Residents are urged to eliminate standing water on properties and to take precautions to avoid mosquito bites in areas where WNV or EEE are identified
The State of Connecticut Mosquito Management Program today announced it is monitoring mosquitoes for the presence of viruses that can cause illness in people including West Nile virus (WNV) and eastern equine encephalitis virus (EEE). The mosquito trapping and testing program, coordinated by the Connecticut Agricultural Experiment Station (CAES), will begin June 1. First test results will be available the week of June 8. The program also released surveillance results from the 2014 season.
Last season, the Connecticut Agricultural Experiment Station (CAES) trapped and tested over 200,000 mosquitoes and identified WNV-positive mosquitoes at trap sites in 15 towns: Bridgeport, Cornwall, Danbury, Darien, East Haven, Greenwich, Groton, Hartford, New Britain, New Haven, Norwalk, Stamford, Stratford, West Hartford and Wethersfield. As in prior years, the majority of WNV activity was detected in urban and suburban regions in southwestern (Fairfield and New Haven counties) and central Connecticut (Hartford County).
During 2014, six people were reported with WNV-associated illnesses; they were residents of: Bridgeport (2), East Haven, Stamford, Stratford and West Haven. Clinical syndromes were classified according to the national surveillance case definition and included WNV fever (3), meningitis (2) and encephalitis (1). The median age of the patients was 46 years (range = 23-63 years) with onset of symptoms from the third week of August 18 through the first week of October. There were no fatalities. While WNV infections are usually not fatal, patients with meningitis or encephalitis may suffer long lasting symptoms of the nervous system.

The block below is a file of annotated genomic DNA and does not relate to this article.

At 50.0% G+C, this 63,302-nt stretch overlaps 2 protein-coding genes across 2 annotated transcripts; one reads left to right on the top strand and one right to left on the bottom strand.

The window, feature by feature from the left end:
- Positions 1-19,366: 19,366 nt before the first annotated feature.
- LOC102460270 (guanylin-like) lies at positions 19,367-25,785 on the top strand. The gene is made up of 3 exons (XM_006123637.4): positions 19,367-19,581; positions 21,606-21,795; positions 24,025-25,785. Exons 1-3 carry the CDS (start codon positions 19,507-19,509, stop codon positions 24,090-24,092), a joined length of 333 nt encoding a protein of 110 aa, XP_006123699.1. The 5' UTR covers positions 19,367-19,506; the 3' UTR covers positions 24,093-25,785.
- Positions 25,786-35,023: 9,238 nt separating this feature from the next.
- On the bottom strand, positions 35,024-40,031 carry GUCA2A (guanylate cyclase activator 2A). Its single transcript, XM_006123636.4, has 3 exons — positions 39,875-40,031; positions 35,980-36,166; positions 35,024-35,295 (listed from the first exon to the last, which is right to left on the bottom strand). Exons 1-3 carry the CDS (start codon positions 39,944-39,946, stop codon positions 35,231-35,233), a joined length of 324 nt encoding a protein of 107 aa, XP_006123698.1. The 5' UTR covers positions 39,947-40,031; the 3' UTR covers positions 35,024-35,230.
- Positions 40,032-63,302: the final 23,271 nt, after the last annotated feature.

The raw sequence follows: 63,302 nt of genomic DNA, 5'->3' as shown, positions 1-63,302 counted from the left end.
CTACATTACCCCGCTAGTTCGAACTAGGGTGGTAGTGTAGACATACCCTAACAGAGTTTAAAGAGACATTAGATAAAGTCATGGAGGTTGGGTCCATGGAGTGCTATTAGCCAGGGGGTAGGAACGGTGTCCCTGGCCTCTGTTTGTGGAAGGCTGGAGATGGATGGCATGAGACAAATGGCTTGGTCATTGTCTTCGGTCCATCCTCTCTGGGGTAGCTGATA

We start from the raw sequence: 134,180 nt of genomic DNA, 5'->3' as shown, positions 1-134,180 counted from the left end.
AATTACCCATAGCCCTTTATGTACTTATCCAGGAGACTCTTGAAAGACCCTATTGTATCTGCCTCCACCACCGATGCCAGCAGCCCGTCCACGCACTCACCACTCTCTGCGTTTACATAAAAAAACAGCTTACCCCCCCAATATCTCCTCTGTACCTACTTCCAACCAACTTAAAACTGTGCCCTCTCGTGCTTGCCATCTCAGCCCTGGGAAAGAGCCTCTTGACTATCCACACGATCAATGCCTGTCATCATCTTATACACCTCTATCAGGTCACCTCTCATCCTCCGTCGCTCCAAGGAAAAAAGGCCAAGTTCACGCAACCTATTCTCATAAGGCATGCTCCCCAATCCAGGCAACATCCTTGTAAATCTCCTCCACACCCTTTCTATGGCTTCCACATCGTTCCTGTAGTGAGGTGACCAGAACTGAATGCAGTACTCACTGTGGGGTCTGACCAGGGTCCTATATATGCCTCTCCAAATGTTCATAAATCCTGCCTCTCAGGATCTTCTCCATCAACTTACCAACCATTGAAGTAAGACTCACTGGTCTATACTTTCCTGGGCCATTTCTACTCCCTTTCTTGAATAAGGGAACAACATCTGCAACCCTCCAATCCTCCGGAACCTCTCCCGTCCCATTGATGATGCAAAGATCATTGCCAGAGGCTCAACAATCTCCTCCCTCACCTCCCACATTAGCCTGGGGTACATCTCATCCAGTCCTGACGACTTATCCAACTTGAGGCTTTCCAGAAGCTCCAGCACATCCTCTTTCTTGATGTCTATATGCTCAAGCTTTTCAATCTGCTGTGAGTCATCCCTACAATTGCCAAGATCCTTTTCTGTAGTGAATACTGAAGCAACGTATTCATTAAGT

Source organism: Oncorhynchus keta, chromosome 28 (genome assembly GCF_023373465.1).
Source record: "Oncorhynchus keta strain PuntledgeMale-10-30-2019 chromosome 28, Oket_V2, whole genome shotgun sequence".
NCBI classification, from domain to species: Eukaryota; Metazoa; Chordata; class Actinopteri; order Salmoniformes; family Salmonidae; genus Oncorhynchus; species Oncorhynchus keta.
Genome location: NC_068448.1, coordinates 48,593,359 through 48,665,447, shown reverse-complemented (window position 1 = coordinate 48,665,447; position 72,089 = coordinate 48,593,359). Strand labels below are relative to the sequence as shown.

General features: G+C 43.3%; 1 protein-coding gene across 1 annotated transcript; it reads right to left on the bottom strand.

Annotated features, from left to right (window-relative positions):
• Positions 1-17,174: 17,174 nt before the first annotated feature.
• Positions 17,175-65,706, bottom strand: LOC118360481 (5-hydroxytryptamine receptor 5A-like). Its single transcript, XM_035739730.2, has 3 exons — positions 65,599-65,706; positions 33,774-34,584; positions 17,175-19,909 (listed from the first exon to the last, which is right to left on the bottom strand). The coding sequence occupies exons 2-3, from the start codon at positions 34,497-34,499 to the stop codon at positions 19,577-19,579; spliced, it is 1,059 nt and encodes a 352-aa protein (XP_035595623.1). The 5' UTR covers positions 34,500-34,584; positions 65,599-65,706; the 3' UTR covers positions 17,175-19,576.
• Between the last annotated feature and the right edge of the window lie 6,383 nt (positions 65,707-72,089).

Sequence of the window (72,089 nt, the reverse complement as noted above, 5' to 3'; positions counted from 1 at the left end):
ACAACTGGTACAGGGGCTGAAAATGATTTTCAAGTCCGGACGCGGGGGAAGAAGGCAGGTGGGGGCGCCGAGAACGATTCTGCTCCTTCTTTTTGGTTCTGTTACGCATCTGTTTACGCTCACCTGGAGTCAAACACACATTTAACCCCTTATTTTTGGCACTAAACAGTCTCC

Like WNV, people can be infected with EEE when bitten by mosquitoes carrying the virus. EEE is a rare illness in humans, and only a few cases are reported in the United States each year. Most cases occur in the Atlantic and Gulf Coast states. EEE is one of the most severe mosquito-transmitted diseases in the United States with approximately 33 percent mortality and significant brain damage in most survivors.
During 2014 no EEE infected mosquitoes were identified and no human or domestic animal infections were reported. However, during 2013 there was significant EEE virus circulation in eastern Connecticut, including infected mosquitoes, a horse, pheasant flocks and a fatal human infection.
Connecticut Mosquito Management Program
The response to mosquito transmitted diseases in Connecticut is a collaborative inter-agency effort involving the Department of Energy and Environmental Protection (DEEP), the Connecticut Agricultural Experiment Station (CAES) the Department of Public Health (DPH), the Department of Agriculture and the Department of Pathobiology at the University of Connecticut (UCONN). These agencies are responsible for monitoring mosquito populations and the potential public health threat of mosquito-borne diseases. The CAES maintains a network of 91 mosquito-trapping stations in 72 municipalities throughout the state. CAES begins mosquito trapping and testing in June and continues into October.
For information on WNV and EEE, what can be done to prevent getting bitten by mosquitoes, the latest mosquito test results and human infections, visit the Connecticut Mosquito Management Program web site at www.ct.gov/mosquito